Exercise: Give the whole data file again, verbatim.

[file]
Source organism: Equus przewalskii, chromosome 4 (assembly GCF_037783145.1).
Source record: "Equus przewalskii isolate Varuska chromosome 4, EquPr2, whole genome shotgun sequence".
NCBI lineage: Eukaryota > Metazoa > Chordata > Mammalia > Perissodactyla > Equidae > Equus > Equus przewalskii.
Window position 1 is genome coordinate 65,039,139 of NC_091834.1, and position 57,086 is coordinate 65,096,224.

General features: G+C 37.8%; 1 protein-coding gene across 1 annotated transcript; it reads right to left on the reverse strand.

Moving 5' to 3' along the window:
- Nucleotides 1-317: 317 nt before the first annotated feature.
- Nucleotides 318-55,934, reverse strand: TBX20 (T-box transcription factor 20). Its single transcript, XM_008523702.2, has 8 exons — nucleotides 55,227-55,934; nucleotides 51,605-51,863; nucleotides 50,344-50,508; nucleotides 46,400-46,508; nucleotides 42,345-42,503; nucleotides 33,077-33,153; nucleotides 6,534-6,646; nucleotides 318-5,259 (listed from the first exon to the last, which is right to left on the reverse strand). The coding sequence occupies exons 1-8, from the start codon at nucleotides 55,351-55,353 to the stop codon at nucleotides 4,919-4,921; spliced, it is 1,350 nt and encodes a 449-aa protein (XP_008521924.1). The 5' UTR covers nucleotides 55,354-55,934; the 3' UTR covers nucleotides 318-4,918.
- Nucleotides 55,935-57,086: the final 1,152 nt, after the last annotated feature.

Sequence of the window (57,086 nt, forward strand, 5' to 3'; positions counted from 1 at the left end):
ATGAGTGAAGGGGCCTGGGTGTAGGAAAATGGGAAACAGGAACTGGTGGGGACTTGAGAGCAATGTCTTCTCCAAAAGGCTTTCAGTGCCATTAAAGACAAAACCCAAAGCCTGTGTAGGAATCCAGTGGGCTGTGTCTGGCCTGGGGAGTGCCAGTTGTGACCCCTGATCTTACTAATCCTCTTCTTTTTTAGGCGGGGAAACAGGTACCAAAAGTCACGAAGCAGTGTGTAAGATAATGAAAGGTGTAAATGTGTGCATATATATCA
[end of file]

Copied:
Source organism: Equus przewalskii, chromosome 4 (assembly GCF_037783145.1).
Source record: "Equus przewalskii isolate Varuska chromosome 4, EquPr2, whole genome shotgun sequence".
NCBI lineage: Eukaryota > Metazoa > Chordata > Mammalia > Perissodactyla > Equidae > Equus > Equus przewalskii.
Window position 1 is genome coordinate 65,039,139 of NC_091834.1, and position 57,086 is coordinate 65,096,224.

General features: G+C 37.8%; 1 protein-coding gene across 1 annotated transcript; it reads right to left on the reverse strand.

Moving 5' to 3' along the window:
- Nucleotides 1-317: 317 nt before the first annotated feature.
- Nucleotides 318-55,934, reverse strand: TBX20 (T-box transcription factor 20). Its single transcript, XM_008523702.2, has 8 exons — nucleotides 55,227-55,934; nucleotides 51,605-51,863; nucleotides 50,344-50,508; nucleotides 46,400-46,508; nucleotides 42,345-42,503; nucleotides 33,077-33,153; nucleotides 6,534-6,646; nucleotides 318-5,259 (listed from the first exon to the last, which is right to left on the reverse strand). The coding sequence occupies exons 1-8, from the start codon at nucleotides 55,351-55,353 to the stop codon at nucleotides 4,919-4,921; spliced, it is 1,350 nt and encodes a 449-aa protein (XP_008521924.1). The 5' UTR covers nucleotides 55,354-55,934; the 3' UTR covers nucleotides 318-4,918.
- Nucleotides 55,935-57,086: the final 1,152 nt, after the last annotated feature.

Sequence of the window (57,086 nt, forward strand, 5' to 3'; positions counted from 1 at the left end):
ATGAGTGAAGGGGCCTGGGTGTAGGAAAATGGGAAACAGGAACTGGTGGGGACTTGAGAGCAATGTCTTCTCCAAAAGGCTTTCAGTGCCATTAAAGACAAAACCCAAAGCCTGTGTAGGAATCCAGTGGGCTGTGTCTGGCCTGGGGAGTGCCAGTTGTGACCCCTGATCTTACTAATCCTCTTCTTTTTTAGGCGGGGAAACAGGTACCAAAAGTCACGAAGCAGTGTGTAAGATAATGAAAGGTGTAAATGTGTGCATATATATCA